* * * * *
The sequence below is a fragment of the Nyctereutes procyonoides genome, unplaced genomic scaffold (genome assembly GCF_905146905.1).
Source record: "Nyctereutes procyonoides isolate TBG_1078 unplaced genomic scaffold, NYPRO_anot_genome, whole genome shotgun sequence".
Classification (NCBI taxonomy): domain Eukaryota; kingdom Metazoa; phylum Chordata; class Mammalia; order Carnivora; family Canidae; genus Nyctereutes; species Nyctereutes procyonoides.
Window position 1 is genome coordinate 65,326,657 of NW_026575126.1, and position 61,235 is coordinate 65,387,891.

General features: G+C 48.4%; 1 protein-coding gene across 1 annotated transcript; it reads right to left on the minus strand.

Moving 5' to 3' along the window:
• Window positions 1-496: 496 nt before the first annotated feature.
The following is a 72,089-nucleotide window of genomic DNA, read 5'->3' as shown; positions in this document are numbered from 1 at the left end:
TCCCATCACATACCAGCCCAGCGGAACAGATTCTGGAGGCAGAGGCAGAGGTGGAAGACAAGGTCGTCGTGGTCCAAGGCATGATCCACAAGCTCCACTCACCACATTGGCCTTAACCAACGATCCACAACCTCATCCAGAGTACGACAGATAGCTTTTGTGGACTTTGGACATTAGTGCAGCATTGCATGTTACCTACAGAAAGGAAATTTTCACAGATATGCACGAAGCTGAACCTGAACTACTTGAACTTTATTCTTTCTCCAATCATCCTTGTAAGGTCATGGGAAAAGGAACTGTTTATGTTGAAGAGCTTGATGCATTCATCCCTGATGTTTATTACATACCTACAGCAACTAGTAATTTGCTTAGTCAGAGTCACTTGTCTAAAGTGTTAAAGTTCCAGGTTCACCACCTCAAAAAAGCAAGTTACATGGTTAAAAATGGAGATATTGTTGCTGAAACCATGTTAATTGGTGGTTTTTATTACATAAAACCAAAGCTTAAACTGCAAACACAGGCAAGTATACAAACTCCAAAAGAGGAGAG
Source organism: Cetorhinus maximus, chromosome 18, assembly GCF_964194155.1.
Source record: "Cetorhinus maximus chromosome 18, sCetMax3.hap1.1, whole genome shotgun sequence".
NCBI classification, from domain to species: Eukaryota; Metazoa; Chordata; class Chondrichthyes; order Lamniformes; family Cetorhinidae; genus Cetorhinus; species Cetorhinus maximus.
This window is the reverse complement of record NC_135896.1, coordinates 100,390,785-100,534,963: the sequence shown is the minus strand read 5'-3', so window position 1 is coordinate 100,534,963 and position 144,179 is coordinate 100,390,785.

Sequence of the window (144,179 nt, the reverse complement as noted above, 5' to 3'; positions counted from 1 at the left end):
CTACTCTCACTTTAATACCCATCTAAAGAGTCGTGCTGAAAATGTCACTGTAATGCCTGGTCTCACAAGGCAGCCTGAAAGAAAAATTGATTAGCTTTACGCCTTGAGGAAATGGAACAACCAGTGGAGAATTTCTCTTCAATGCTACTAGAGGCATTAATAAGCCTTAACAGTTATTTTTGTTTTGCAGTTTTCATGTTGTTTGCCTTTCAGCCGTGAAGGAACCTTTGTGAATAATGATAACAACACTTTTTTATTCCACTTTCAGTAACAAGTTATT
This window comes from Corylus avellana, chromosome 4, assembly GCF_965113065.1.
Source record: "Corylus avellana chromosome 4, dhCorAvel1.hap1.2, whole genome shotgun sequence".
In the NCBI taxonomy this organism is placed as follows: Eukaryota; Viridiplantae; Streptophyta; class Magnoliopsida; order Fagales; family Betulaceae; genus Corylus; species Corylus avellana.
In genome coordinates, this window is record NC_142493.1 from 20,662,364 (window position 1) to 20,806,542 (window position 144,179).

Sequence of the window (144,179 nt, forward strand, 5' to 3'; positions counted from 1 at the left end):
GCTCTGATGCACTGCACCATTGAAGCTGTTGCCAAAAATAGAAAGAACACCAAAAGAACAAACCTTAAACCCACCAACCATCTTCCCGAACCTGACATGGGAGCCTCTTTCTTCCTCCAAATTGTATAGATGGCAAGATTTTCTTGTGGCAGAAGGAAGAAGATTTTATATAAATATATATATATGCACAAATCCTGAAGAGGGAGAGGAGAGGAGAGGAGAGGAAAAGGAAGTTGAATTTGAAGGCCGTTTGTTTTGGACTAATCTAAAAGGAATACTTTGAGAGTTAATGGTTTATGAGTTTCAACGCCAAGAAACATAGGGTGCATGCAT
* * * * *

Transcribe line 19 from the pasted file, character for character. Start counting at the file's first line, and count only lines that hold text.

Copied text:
In genome coordinates, this window is record NC_142493.1 from 20,662,364 (window position 1) to 20,806,542 (window position 144,179).